I recently asked Anonim, a regular poster here at PYY, to write a guest post when he felt the inspiration. (He is a very intelligent man that is originally from Turkey and now makes his home, here in the United States.)
Well he did. And he posted it on my previous Light Blog Alert post. (And it comes at a time where I am down for holiday visits and activities.) As a result, I want to to highlight it and open the discussion by giving it a full post for any and all that care to reply. So, without further rambling from me, here it is, in its entirety:
KNOWING THE ENEMY
Can social scientists redefine the 'war on terror'?" by George Packer, The New Yorker, December 18.
An important and insightful article relevant to some discussions we have had here at PYY. It points to the fundamental shortcoming or fallacy of the current rhetoric and policies. The basic question tackled is, how you conduct a successful counterinsurgency operation on a global scale. And the simple answer is, you first define the enemy as narrowly as possible. This naturally means "enemies" of various stripes with mundane fears and concerns rather than an "enemy" animated by a grand ideology; people are not pushed to insurgency by ideology, but rather pulled into it by social ties (family, friends, associates). You then engage each "enemy" group separately. Here engagement is to be understood expansively: it is quite different than making "nice" with 'em. It is sometimes that, but more often, it is about showing to the target populace that they can gain by cooperating with you and lose by doing the opposite. And, some elements among the "enemy" ranks are going to be too hardened and beyond reach, and they are to be defeated by all means but with caution not to create more enemies.
All this essentially suggests an information war superstructure overriding or guiding wars that may be fought using bullets and missiles, and PYY readers may ask "what's new here?" Well, maybe nothing; it sound pretty much like common sense. But, despite my deliberately generic summary above, the article does name names, steps on toes if you will (in a non-partisan way, mind you), and draws from concrete historical examples. For example, it starts off with a comparison of two counterinsurgency operations in Indonesia: the first one is little known but successfully fought in the fifties against a Muslim Darul Islam insurgency in West Java; and the second is the unsuccessful campaign against the Christian insurgency in East Timor. Also, the whole cold war saga and lessons from it are not forgotten in the article. At one point, the article points to a possible likening of Bush to Truman, who was reviled towards the end of his term but was later vindicated by history. But, it also likens Bush's uplifting speeches for freedom and democracy against forces of dark and evil to the "last paragraph" of Churchill's speeches. Whereas the latter's last paragraph was preceded by 19 pages of substance, the former's speeches lack such substantiation.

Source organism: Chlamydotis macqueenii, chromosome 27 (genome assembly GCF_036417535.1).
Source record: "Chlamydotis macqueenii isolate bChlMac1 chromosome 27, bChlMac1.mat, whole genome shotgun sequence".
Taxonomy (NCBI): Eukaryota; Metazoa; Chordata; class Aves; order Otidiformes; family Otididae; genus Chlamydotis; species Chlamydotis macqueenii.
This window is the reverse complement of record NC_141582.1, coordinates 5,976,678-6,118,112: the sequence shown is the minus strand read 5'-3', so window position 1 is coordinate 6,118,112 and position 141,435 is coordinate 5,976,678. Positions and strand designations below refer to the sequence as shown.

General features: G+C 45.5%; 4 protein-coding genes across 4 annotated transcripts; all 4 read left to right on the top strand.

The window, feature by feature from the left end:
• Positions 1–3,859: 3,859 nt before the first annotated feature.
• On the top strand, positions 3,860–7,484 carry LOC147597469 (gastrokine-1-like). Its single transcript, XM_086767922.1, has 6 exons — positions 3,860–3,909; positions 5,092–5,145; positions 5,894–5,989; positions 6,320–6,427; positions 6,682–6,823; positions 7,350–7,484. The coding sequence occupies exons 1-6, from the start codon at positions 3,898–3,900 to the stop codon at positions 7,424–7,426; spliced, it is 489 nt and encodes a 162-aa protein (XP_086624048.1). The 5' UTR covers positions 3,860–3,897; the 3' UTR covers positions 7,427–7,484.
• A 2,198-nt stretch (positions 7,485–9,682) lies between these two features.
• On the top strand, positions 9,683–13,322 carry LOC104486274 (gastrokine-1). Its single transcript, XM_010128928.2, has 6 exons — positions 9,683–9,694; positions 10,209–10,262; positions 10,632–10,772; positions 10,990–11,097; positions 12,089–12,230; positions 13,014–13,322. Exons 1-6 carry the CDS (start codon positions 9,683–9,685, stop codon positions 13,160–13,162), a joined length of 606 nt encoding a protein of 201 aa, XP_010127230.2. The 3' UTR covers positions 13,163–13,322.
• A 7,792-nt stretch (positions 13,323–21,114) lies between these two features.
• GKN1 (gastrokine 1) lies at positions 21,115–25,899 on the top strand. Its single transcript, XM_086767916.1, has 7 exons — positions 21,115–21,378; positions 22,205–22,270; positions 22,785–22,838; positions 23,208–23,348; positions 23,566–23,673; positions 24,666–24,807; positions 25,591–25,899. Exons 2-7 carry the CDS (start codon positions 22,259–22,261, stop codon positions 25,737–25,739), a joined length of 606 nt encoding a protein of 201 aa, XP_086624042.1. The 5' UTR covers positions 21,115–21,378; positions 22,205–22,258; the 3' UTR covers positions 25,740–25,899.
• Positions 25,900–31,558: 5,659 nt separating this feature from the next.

Also argued is the fact that the mindset is starting to change in the US administration along the lines discussed in the article (in the State and Defense Departments, if not yet in the White House). In the end, someone is quoted as comparing our situation vis-a-vis the global terror threat today to where our comprehension of the cold war was back in 1953. So, what lies ahead is a long, long struggle, which is in apparent contradiction by the impatience prevalent in the society today, says the article.
May make a good New Year's eve reading? No?
Happy New Year to all.